Expect Left Traffic

Flight 42 – Dual to Akron

Akron_06 Akron Colorado that is, Ohio is a bit of a ways off for a student flight.  My second cross country went almost exactly as planned.  Winds were right about what was forecast, and I did a much better job of pre-flight planning, so passed my checkpoints as expected.  My instructor and I talked about the route I chose on the way out, checkpoints and the like, and he said he made a point to follow the highway as much as practical.  Even if it takes you a little bit out of the way, it makes navigation that much easier, as that’s exactly what we did on the way back to Metro. 

In Akron we had a decent cross-wind, and I was coming in high for 29, I chose to do a forward slip, and wasn’t really correlating the crosswind (this was before my stint in the trainer) and ended up dipping the wing the wrong way.  Fortunately the wind wasn’t gusting or strong enough to push us off the centerline at a worrying rate, and I smoothly transitioned back in to normal descent without mishap or having to go around.  We touched down about two hundred feet past the numbers, which was about 190 feet past where I would have liked but the long runway worked out just fine.  I didn’t quite slow down fast enough for the sole taxiway (as you can see in the picture, it stops half way up the runway), and had my first experience putting a plane through a U-turn and taxiing back on a runway.  It’s a very weird feeling, and I kept worrying about incoming traffic.  Traffic was again non-existent that day, which was a shame as the weather was beautiful.  Visibility was incredible, and the air was smooth as glass. 

On the the return leg we followed I-76 until we had to worry about Denver’s Class Bravo airspace, and then made a due east cut over to Longmont.  By this time the winds had come up a little, and we had a mild crosswind from the left with about 10 knots worth of gusts.  This last landing was pretty long, and with no flaps it had a very different sight picture than I was used to at the time.  I never did feel like I got ahead of the plane with the gusting and ended up ballooning once before putting the plane down fairly smoothly. 

Unfortunately this was my last flight in 64055, as a few weeks later she was damaged during a training flight at metro.  Fortunately the pilot is alright.  She broke her leg, but is recovering well and will hopefully be flying again early next year.  Next up, my first night flight, and boy was it memorable.

December 22nd, 2008 Posted by | Flying |

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Flights 40 & 41 – Unusual Attitudes


I’m not talking about mouthing off to my instructor, or even anything as drastic as this Pitts Special.  I got in another .4 hours of instrument time about two weeks ago, and recovering from unusual attitudes was part of the time.  My instructor played the part of ATC, and vectored me out north and west, presumably to the practice area.  Next we did two climbing turn recoveries and one diving under the hood.  Recovery is the same as when you can see, but you have to recognize the condition on the artificial horizon after being tossed around a bit by your instructor.  I have to admit, this was the one time that I felt a little queasy since starting all this.  Once I got to open my eyes it quickly went away and I focused on the task at hand.  For a climbing bank, the goal is to increase power while lowering the nose and then leveling the wings.  In the one diving turn we did, you reduce power, level the wings and then pull up.  The idea is to slow the plane down and reduce the wing loading before attempting to pull up.  747bnk Many a plane has lost it’s wings trying to recover from this state while disoriented in the clouds.  These procedures help us prevent get back to straight and level flight so we can then spend some time troubleshooting how we got in this situation in the first place.  Usually that means not paying enough attention to what were doing in the first place.  We must never forget to fly the plane first and foremost, above all other concerns.  If I drop a pen I can always grab another, or search after the plane has been trimmed and I’ve taken a look for traffic and clouds.  After that we tracked an ADF, then intercepted the VOR back to BJC.  When we got the hood off I was amazed at how far out we were, but we were pointing right at the airport.  I called up to get the latest ATIS, and it was business as usual after that.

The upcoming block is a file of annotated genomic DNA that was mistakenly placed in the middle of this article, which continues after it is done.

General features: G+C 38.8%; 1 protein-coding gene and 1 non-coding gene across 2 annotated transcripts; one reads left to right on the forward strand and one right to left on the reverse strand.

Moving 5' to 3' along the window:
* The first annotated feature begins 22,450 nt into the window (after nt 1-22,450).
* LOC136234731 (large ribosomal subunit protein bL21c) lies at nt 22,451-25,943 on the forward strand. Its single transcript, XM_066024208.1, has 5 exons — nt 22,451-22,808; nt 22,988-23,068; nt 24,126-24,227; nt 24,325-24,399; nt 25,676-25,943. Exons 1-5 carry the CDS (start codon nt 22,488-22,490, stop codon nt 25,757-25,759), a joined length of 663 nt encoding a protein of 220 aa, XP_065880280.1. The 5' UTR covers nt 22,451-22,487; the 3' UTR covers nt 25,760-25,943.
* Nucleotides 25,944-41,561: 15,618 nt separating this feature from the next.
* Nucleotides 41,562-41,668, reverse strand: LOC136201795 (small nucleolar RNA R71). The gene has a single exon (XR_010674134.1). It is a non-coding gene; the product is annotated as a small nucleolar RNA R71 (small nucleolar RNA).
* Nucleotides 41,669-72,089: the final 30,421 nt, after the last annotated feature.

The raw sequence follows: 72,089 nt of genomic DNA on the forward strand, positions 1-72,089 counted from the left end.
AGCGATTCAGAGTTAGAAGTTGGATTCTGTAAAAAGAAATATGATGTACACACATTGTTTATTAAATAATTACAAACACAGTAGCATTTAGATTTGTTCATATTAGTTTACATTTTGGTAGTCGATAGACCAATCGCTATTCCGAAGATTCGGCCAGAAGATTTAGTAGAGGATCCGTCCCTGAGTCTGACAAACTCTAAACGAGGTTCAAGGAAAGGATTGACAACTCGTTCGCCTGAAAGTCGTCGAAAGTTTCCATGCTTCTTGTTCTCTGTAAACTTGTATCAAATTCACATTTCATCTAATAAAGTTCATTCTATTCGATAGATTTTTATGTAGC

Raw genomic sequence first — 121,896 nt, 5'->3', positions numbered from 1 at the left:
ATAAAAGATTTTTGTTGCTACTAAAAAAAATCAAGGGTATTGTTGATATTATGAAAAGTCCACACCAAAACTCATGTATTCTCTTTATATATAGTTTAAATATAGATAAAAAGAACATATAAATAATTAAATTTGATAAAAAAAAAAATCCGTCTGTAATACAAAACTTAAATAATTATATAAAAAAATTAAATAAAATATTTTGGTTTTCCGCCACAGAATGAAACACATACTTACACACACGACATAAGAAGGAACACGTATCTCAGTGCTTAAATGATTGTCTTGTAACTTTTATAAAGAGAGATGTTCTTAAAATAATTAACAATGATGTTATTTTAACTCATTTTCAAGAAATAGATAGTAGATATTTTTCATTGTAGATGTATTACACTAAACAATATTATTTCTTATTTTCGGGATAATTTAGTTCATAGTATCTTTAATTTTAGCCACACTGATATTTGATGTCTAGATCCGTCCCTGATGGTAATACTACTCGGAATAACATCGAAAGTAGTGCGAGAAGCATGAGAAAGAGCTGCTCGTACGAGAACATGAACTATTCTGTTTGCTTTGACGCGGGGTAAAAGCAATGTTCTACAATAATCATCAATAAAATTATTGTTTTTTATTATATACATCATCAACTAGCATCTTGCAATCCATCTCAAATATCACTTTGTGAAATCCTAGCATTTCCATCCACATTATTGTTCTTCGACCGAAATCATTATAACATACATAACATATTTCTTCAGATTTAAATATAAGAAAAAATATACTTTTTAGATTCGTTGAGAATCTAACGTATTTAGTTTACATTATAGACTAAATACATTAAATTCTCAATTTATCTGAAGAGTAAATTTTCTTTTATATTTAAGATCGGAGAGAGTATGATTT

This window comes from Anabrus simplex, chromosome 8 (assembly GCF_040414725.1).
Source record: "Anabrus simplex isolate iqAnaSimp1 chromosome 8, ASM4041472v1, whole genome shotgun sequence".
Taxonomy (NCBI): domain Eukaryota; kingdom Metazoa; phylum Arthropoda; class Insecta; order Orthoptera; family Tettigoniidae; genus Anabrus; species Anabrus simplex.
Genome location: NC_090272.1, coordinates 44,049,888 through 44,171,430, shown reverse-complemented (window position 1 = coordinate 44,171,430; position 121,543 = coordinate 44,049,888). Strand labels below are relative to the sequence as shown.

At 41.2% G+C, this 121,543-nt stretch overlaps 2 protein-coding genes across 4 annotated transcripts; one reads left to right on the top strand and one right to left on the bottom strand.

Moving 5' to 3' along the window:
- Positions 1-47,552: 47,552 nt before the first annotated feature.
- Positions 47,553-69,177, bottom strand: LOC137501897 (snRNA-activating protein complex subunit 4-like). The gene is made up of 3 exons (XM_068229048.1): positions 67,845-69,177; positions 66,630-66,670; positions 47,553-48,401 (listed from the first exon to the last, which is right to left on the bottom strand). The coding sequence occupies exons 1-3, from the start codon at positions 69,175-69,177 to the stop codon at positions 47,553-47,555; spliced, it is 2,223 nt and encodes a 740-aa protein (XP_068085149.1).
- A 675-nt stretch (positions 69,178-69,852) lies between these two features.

Flight 41 was some more landing practice.  I’m getting a little better at my soft-field work, though my spot landings aren’t quite bang on.  Or, when they’re spot on they’re a little too bang on as I’ve almost flown the plane right in to the ground.  Hopefully all the slip practice I got last week will help with my comfort level on final approach, and things will start coming together better. 

I still need to put together a post for my cross country to Akron.  Next on the plate is some night flight and a night cross country, probably to Colorado Springs.  I just need to get some scheduling figured out between work, doctors and my instructor.

October 21st, 2008 Posted by | Flying |

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